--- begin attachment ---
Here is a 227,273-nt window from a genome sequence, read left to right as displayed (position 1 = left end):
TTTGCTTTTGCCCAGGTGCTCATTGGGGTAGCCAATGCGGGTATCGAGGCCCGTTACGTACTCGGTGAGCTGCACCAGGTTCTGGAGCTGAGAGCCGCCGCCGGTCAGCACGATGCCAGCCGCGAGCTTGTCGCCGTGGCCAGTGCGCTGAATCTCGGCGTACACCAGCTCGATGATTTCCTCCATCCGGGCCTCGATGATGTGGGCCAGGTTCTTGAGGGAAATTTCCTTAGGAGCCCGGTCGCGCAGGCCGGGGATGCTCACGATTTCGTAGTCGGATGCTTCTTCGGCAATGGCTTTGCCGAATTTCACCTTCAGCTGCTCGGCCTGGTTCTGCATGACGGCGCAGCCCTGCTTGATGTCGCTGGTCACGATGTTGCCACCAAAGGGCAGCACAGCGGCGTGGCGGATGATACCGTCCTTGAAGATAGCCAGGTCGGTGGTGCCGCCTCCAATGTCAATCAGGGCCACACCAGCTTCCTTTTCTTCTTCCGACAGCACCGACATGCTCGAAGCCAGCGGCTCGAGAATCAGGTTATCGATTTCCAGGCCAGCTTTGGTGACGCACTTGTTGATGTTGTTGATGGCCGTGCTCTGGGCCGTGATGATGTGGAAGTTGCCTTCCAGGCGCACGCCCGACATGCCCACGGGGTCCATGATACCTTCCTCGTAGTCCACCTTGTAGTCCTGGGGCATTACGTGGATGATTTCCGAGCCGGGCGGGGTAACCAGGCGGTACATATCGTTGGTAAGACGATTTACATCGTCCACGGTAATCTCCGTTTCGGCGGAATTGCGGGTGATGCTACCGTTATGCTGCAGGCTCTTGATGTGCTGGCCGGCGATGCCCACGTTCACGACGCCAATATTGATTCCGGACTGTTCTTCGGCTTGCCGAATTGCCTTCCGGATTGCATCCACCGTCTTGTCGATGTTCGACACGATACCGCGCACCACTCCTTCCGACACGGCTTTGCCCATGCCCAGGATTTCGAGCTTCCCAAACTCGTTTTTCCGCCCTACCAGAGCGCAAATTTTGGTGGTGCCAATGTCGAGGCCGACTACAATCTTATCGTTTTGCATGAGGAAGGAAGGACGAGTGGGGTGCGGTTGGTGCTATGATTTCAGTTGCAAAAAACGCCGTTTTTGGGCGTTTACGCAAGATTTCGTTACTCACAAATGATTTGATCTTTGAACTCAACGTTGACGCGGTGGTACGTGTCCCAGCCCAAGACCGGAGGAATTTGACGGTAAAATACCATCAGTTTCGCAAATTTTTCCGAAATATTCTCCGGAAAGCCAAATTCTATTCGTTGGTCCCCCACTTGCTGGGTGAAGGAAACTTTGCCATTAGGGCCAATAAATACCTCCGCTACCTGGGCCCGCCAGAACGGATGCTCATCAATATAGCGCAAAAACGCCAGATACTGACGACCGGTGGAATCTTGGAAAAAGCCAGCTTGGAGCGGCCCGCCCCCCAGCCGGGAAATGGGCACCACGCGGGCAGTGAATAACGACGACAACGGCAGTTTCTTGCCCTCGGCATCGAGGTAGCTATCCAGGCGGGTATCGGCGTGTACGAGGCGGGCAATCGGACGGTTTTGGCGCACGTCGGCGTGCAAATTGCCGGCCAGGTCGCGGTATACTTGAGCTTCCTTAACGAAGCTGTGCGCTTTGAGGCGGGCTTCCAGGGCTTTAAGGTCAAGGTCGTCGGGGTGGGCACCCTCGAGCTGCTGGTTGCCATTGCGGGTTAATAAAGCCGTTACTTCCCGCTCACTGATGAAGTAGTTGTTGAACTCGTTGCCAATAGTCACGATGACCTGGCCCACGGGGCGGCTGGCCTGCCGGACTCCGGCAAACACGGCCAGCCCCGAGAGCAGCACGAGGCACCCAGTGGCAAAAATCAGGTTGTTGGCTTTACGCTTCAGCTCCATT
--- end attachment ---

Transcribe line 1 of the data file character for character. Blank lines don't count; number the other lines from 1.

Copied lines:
Here is a 227,273-nt window from a genome sequence, read left to right as displayed (position 1 = left end):